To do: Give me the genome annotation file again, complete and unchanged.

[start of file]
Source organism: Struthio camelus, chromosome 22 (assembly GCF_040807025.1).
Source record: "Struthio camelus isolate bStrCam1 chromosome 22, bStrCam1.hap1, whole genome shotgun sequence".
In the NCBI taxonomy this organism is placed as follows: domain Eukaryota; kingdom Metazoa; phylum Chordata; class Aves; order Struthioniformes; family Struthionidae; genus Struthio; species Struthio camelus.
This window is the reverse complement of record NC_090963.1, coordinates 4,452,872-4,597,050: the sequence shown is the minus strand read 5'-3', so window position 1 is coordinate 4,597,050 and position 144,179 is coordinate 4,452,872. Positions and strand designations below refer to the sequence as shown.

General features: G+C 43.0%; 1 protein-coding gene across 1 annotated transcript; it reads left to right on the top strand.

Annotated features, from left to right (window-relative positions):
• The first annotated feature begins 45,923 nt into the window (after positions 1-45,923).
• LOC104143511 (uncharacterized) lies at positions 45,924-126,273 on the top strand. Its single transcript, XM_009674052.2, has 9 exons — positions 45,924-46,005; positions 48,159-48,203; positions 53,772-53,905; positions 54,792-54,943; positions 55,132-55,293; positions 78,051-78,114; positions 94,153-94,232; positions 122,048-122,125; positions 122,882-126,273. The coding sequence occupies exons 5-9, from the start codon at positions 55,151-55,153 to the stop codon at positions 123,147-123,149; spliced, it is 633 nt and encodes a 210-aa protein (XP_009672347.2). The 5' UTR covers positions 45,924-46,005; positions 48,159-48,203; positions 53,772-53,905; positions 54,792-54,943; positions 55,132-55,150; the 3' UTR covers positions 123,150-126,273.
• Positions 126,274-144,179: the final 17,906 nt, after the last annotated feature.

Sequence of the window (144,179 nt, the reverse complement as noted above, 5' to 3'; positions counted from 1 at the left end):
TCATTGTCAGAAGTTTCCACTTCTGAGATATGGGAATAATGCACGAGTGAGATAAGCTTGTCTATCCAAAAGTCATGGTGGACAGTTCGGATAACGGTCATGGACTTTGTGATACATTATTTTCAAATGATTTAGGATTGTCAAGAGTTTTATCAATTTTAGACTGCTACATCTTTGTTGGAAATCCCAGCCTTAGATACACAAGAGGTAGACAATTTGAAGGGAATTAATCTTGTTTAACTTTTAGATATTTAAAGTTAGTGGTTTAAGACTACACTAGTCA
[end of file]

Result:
Source organism: Struthio camelus, chromosome 22 (assembly GCF_040807025.1).
Source record: "Struthio camelus isolate bStrCam1 chromosome 22, bStrCam1.hap1, whole genome shotgun sequence".
In the NCBI taxonomy this organism is placed as follows: domain Eukaryota; kingdom Metazoa; phylum Chordata; class Aves; order Struthioniformes; family Struthionidae; genus Struthio; species Struthio camelus.
This window is the reverse complement of record NC_090963.1, coordinates 4,452,872-4,597,050: the sequence shown is the minus strand read 5'-3', so window position 1 is coordinate 4,597,050 and position 144,179 is coordinate 4,452,872. Positions and strand designations below refer to the sequence as shown.

General features: G+C 43.0%; 1 protein-coding gene across 1 annotated transcript; it reads left to right on the top strand.

Annotated features, from left to right (window-relative positions):
• The first annotated feature begins 45,923 nt into the window (after positions 1-45,923).
• LOC104143511 (uncharacterized) lies at positions 45,924-126,273 on the top strand. Its single transcript, XM_009674052.2, has 9 exons — positions 45,924-46,005; positions 48,159-48,203; positions 53,772-53,905; positions 54,792-54,943; positions 55,132-55,293; positions 78,051-78,114; positions 94,153-94,232; positions 122,048-122,125; positions 122,882-126,273. The coding sequence occupies exons 5-9, from the start codon at positions 55,151-55,153 to the stop codon at positions 123,147-123,149; spliced, it is 633 nt and encodes a 210-aa protein (XP_009672347.2). The 5' UTR covers positions 45,924-46,005; positions 48,159-48,203; positions 53,772-53,905; positions 54,792-54,943; positions 55,132-55,150; the 3' UTR covers positions 123,150-126,273.
• Positions 126,274-144,179: the final 17,906 nt, after the last annotated feature.

Sequence of the window (144,179 nt, the reverse complement as noted above, 5' to 3'; positions counted from 1 at the left end):
TCATTGTCAGAAGTTTCCACTTCTGAGATATGGGAATAATGCACGAGTGAGATAAGCTTGTCTATCCAAAAGTCATGGTGGACAGTTCGGATAACGGTCATGGACTTTGTGATACATTATTTTCAAATGATTTAGGATTGTCAAGAGTTTTATCAATTTTAGACTGCTACATCTTTGTTGGAAATCCCAGCCTTAGATACACAAGAGGTAGACAATTTGAAGGGAATTAATCTTGTTTAACTTTTAGATATTTAAAGTTAGTGGTTTAAGACTACACTAGTCA